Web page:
Published: Sunday, May 12, 2013
Editor’s note: Over the next five days, The Saratogian will collaborate with the Prevention Council as part of National Prevention Week. This week-long observance is an opportunity to raise awareness about substance abuse and mental health issues, to promote prevention efforts, and to educate our local communities about the factors that influence substance use. Prevention Week celebrates the idea that everyone has a role to play in prevention. And in order to be most effective, prevention should be woven into all aspects of young peoples’ lives.
Over the next five days, we will cover the topics of underage drinking, prescription drug use, the teenage brain, hosting underage parties, suicide prevention, and the relevance of mental, emotional, and behavioral health to substance use and abuse.
Do you think underage drinking is a teenage rite of passage? Prevention Council staff hear the following arguments all the time: If teens can vote or serve in the military at 18, why can’t they drink, too? Or, in Europe, kids are allowed to have wine with dinner and it’s not a problem.
We also hear from well-meaning parents who worry that treating alcohol as a forbidden fruit makes it that much more enticing. By forbidding it, parents worry their teens won’t be prepared for social drinking when they leave home after graduation. If we host a party ourselves, the thinking goes, at least we’ll know where our kids are.
Here’s the thing: Over and over, in school districts throughout Saratoga County, student and parent survey results show that the stronger the parental message against underage drinking, the less drinking takes place. International research bears this out, too: Kids who believe their parents would strongly disapprove of their using substances are less likely to use them.
In the middle school grades, our tweens get this message loud and clear. Parents are dead set against alcohol experimentation, and kids know it.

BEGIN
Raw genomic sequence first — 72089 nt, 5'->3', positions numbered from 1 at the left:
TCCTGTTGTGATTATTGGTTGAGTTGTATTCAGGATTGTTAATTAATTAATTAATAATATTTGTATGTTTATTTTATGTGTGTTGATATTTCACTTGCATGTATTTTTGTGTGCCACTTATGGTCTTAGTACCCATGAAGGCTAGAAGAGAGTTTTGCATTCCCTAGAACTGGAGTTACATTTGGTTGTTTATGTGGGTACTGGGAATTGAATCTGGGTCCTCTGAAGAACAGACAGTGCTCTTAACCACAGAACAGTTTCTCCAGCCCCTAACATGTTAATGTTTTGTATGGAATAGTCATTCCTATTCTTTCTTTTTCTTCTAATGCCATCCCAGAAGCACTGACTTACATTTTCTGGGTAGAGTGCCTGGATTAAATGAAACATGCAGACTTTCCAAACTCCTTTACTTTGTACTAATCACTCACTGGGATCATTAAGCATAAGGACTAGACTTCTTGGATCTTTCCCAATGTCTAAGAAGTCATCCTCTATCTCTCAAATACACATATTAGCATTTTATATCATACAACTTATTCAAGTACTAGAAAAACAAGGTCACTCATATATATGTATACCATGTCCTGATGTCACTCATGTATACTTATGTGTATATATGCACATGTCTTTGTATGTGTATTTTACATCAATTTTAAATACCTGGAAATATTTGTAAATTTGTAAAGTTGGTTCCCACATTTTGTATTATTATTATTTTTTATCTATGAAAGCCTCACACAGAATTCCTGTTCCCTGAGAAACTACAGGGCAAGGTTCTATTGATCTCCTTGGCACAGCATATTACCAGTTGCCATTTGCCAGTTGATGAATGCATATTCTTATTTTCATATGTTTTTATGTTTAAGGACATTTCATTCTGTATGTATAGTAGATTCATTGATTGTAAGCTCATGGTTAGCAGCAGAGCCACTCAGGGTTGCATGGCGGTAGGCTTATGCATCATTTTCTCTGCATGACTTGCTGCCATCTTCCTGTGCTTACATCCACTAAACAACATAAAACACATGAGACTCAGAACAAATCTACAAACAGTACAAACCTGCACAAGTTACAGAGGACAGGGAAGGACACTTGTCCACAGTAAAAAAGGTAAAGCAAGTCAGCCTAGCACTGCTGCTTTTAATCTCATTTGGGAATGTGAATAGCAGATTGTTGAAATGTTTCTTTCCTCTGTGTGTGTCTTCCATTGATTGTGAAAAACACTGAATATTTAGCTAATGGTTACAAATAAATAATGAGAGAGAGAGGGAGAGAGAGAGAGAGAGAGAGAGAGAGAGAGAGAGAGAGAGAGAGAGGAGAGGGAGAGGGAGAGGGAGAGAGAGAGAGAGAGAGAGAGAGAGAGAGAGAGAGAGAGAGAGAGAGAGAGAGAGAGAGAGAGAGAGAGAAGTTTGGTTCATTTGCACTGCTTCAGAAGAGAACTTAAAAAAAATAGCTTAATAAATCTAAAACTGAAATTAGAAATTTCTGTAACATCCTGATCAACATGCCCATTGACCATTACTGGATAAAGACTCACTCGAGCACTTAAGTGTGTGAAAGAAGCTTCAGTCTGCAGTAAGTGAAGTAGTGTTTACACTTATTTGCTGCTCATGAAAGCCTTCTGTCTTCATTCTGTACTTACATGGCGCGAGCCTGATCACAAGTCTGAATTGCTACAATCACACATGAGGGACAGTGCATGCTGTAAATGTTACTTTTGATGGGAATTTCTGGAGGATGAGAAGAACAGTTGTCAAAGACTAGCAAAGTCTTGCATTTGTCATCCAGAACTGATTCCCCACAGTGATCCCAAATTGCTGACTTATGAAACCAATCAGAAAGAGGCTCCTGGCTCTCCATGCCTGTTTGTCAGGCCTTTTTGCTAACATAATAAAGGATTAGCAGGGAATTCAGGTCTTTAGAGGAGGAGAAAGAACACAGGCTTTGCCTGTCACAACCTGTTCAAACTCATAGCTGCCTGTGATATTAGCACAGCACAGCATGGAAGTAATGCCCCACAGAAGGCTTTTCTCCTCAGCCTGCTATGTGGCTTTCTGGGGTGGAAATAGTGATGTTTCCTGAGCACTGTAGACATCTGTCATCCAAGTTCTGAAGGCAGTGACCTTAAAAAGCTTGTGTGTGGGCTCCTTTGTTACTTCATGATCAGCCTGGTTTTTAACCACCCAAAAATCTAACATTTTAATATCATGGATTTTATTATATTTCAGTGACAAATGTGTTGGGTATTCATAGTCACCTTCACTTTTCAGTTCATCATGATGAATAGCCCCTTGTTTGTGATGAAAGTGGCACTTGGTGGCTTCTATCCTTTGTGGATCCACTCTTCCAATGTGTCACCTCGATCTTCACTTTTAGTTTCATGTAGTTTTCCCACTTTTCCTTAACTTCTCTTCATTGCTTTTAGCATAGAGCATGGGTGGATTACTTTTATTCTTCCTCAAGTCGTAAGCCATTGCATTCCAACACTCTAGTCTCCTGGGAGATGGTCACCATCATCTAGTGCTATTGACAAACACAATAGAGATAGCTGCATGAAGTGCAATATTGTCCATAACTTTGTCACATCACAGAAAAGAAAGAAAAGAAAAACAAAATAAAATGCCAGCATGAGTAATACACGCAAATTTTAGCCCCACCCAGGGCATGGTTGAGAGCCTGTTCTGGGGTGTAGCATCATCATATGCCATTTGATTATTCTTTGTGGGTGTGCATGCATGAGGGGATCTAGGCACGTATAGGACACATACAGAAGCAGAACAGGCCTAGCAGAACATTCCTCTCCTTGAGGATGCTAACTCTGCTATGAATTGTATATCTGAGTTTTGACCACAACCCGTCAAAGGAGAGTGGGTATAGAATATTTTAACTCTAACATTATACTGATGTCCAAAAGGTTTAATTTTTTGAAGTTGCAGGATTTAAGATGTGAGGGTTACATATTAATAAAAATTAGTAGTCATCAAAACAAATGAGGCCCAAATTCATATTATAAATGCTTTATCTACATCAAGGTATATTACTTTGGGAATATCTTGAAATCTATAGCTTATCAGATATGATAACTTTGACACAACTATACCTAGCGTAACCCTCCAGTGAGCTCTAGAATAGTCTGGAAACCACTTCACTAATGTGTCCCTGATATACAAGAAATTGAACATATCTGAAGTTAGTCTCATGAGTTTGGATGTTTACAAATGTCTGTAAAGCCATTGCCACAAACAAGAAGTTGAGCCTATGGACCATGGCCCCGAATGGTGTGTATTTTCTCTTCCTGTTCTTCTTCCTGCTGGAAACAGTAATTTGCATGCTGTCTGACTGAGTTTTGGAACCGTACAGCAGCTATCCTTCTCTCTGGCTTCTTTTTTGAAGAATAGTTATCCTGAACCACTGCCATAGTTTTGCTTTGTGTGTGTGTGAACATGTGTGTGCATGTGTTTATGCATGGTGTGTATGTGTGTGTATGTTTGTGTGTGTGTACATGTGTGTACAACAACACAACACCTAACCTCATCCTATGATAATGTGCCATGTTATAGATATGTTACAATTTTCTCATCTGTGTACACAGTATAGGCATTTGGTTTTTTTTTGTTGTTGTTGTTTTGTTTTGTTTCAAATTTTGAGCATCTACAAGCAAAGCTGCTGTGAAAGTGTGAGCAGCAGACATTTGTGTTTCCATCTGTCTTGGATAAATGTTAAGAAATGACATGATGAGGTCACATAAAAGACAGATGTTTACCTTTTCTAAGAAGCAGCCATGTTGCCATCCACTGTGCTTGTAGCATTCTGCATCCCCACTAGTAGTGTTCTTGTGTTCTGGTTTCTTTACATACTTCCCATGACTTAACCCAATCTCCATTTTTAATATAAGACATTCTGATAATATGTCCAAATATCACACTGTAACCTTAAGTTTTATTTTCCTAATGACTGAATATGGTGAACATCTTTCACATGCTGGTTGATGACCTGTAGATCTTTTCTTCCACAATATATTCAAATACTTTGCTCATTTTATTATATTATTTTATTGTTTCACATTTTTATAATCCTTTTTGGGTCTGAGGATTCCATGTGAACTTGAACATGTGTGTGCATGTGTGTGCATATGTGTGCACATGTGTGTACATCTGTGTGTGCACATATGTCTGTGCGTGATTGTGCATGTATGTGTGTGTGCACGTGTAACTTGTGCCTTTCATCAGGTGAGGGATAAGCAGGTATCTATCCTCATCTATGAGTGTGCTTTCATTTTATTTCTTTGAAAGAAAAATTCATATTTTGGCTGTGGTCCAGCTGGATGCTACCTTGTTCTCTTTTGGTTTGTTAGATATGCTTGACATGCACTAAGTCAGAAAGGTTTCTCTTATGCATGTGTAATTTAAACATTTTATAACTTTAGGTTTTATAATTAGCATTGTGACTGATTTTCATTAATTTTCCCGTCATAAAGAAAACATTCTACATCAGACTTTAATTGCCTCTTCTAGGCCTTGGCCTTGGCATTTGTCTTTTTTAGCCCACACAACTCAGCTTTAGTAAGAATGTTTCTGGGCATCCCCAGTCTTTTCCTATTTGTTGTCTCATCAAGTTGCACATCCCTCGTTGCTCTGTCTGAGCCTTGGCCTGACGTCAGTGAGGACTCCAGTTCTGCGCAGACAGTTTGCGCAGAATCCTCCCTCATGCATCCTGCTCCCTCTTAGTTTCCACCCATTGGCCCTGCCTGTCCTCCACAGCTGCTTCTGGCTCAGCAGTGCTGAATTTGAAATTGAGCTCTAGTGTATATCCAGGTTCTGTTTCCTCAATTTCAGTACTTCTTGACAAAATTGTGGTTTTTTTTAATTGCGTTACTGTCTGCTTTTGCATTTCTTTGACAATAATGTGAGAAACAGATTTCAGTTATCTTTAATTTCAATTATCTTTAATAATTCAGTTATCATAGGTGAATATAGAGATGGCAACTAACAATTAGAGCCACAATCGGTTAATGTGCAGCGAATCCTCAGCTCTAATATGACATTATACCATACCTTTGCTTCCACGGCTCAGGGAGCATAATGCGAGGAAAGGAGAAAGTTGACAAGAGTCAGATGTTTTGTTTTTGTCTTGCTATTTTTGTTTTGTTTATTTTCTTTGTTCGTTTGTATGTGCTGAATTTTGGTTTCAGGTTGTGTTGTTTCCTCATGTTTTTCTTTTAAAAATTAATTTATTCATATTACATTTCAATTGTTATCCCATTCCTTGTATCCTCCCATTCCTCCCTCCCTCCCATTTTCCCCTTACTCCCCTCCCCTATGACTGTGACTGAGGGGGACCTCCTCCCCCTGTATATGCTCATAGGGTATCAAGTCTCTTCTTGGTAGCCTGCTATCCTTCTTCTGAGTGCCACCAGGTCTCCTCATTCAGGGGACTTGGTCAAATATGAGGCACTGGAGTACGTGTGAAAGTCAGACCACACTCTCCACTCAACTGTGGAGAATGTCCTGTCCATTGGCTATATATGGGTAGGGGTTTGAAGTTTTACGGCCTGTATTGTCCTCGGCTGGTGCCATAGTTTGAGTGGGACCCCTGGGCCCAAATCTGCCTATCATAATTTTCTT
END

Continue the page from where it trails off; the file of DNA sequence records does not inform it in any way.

But in high school, when parents start having angst about whether to say “no” altogether or attempt to teach responsible drinking habits, teens detect this waffling. And the absence of strong condemnation is treated as blanket approval.
Here’s what we know from Prevention Council survey data collected in 2010:
• 50 percent of Saratoga County 11-12th graders drink alcohol regularly, exceeding the NYS rate of 44 percent.
• 33 percent of Saratoga County 11-12th graders are binge drinking, exceeding the NYS rate of 28 percent. (Binge drinking is 4 to 5 or more drinks at one social setting.)
• Parents vastly underestimate their teens’ drinking habits.
We also know that teens who use alcohol are much more likely to experience sexual assaults and fights, accidents, alcohol poisoning, and lower school performance. Youth who drink before age 15 are four times more likely to develop alcohol addiction than those who start drinking at 21, according to the National Institutes of Health.
And in answer to those questions about voting and the military? Recent research has shown that the adolescent brain doesn’t finish developing until age 25. We now know that underage drinking damages important brain functions. Just because an 18-year-old has the skills and judgment to vote or perform military service doesn’t mean he’s mature on all fronts.
And what about those European teens who drink wine with dinner?
Research has shown that they are much more likely to binge drink when they’re out with their friends. On the whole, teen binge drinking rates in Europe far exceed our binge drinking rates in the US.
This is a perfect example of how condoning even moderate alcohol use is a very slippery slope. Teens interpret that leeway very loosely. Even if you take away everyone’s keys at an underage drinking party in your home, the message you send by allowing underage drinking at all puts your child at risk for serious heavy drinking — later, elsewhere, in places where you won’t be there to supervise.
Right now is the perfect time to send a strong message against underage drinking. It’s spring and there’s celebration in the air. Proms, graduations, sports banquets, and barbecues are blocked out on our busy calendars. Believe it or not, parents, you are still the most powerful influence in your child’s life — greater than peers, popular music, television, celebrities and the media. Youth who consistently learn about the risks of drugs from their parents are half as likely to use drugs and alcohol than those who do not. So no waffling. Wield your influence wisely. Tomorrow’s topic will be prescription drugs.
For more information, go to www.preventioncouncil. org.
The Prevention Council